Therapeutic effect of prolonged use of a wearable soft-robotic glove during ADL on reduced hand function.
The hand is important to perform activities of daily living (ADL). However, many people experience a loss of hand function as result of a traumatic brain injury, spinal cord injury, stroke or orthopedic problems. The experience of a decline in hand function can be a result of a reduction in grip strength, finger dexterity, sensation or muscle coordination. These limitations can have a negative effect on ADL performance, participation in society and/or quality of life. Therefore, it is important to restore and maintain hand motor function of people with an impaired hand function. Assistive devices have the potential to provide the assistance that is necessary to perform ADL independently. A promising approach is a wearable soft robotic device assisting a person’s own function in daily life. With a wearable assistive device, performance of functional activities can be enhanced directly, while using the affected arm and hand repeatedly during functional daily activities, which provides intensive and task-specific training at the same time. Therefore the Carbon Hand (see picture), an easy to use and affordable wearable soft-robotic glove, was developed, to support people with hand function problems. The Carbon Hand system provides support for grip in a natural and intuitive way, but only if the user initiates the movement actively.
In 2019 the ongoing multicentre iHand study started, taking place in seven centers in the Netherlands. The aim is to include 63 chronic patients with perceived hand function problems. Subjects will use the glove during ADL at home for six weeks while keeping a diary of the performed activities. Before and after this six-week period clinical tests and questionnaires are used to assess the effect of the glove. Local researchers perform all patient contact and execute measurements. RRD coordinates the study and performs data analysis and reporting.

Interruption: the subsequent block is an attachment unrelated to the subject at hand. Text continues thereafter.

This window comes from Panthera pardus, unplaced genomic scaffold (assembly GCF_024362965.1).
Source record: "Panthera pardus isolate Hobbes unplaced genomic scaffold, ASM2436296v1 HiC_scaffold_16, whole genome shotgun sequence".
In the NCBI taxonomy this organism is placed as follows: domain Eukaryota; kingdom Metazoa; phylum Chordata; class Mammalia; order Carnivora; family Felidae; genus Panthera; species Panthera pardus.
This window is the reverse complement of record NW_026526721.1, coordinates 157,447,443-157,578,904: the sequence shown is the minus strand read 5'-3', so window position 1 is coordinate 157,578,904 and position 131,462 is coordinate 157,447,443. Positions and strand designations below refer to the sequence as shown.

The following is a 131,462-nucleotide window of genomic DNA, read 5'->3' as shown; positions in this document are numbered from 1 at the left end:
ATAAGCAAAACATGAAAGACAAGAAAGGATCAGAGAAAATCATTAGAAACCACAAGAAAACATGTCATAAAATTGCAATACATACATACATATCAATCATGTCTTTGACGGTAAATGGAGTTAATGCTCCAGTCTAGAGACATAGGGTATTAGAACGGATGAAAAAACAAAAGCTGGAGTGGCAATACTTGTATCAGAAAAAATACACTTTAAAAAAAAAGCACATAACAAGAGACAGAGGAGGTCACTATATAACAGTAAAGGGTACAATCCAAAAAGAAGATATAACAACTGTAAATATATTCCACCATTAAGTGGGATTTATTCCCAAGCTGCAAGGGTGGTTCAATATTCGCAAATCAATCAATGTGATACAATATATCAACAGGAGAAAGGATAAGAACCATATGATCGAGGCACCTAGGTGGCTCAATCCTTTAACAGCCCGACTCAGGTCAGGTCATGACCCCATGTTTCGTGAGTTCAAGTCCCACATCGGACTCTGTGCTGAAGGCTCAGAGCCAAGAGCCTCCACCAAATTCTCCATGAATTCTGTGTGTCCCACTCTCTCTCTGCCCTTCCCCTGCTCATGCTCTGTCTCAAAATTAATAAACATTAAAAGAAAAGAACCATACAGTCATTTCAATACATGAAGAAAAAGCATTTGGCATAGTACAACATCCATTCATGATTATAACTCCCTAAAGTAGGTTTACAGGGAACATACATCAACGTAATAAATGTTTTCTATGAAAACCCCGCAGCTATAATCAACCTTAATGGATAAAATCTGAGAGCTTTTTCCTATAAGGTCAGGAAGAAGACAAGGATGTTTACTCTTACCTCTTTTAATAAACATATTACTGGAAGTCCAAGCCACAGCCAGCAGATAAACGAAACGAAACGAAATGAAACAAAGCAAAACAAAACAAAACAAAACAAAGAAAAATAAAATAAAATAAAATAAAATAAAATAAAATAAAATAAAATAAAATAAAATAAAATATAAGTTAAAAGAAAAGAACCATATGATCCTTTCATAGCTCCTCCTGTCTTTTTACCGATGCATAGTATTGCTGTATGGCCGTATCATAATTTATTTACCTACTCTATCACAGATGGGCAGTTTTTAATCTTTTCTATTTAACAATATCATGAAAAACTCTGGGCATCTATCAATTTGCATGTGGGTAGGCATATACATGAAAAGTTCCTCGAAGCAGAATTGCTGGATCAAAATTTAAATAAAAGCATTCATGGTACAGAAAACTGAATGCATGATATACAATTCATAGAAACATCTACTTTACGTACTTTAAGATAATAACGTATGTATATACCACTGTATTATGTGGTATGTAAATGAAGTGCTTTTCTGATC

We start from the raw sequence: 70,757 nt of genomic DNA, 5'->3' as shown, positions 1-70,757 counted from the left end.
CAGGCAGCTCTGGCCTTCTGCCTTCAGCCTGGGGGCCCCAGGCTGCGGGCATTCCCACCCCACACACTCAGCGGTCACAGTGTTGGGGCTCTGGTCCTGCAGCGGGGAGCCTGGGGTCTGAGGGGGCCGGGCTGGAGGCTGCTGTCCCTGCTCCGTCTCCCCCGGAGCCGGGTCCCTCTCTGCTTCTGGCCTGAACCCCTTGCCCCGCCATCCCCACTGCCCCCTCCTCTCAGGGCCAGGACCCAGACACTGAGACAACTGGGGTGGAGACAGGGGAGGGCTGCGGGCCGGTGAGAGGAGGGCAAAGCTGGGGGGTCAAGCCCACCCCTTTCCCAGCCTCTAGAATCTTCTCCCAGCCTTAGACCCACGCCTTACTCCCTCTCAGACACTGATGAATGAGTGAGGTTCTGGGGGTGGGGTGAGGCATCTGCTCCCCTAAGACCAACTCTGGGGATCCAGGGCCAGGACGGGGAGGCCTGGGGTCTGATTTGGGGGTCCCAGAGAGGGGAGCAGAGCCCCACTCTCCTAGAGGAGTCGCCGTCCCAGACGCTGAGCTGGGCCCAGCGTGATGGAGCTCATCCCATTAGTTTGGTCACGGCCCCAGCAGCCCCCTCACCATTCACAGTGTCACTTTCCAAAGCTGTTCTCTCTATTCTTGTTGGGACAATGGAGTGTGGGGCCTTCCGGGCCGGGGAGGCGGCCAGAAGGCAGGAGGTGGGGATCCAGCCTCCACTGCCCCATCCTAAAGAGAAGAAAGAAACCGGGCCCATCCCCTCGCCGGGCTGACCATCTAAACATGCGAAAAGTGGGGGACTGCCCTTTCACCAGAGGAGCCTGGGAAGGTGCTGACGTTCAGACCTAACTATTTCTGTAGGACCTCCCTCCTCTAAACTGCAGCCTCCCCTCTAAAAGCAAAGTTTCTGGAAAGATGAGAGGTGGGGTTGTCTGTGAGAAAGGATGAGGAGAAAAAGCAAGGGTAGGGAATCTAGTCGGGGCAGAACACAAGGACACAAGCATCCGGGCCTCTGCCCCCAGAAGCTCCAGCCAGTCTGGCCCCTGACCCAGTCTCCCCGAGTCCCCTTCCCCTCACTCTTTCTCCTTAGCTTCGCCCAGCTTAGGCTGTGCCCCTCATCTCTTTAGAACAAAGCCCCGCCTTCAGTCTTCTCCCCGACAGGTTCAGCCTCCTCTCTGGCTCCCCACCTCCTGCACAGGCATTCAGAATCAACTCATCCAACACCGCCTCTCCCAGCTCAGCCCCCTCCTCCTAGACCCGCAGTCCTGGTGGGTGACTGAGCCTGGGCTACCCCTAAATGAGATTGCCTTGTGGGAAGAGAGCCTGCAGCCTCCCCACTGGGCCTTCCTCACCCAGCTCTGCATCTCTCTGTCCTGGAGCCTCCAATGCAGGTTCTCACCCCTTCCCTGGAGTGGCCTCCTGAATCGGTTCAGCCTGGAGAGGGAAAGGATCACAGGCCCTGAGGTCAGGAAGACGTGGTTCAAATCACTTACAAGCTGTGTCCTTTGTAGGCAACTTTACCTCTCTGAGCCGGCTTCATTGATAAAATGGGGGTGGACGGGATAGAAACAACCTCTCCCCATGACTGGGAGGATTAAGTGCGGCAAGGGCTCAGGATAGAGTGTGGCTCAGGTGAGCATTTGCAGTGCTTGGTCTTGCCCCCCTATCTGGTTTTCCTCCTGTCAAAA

Main student activities
The main objective of this assignment is to evaluate the results of the project so far. In addition, the student will support with all occurring activities within the project.
For this assignment, with a duration of approximately 6-8 months, we are looking for an independent, accurate and motivated master student human movement sciences, health sciences or similar, who has affinity with rehabilitation and assistive devices. Speaking Dutch is desired. Castor is used as data platform within the project, so experience with Castor is an advantage. Preferred start of the assignment is end of 2020/beginning of 2021.
Roessingh Research & Development
The assignment will be performed at Roessingh Research and Development (RRD) in Enschede. Within RRD a wide range of disciplines such as rehabilitation medicine, movement sciences, psychology, physiotherapy, biomedical sciences and computer sciences work together on current and future innovations in rehabilitation and chronic care. RRD occupies a unique position between the university and healthcare practice.
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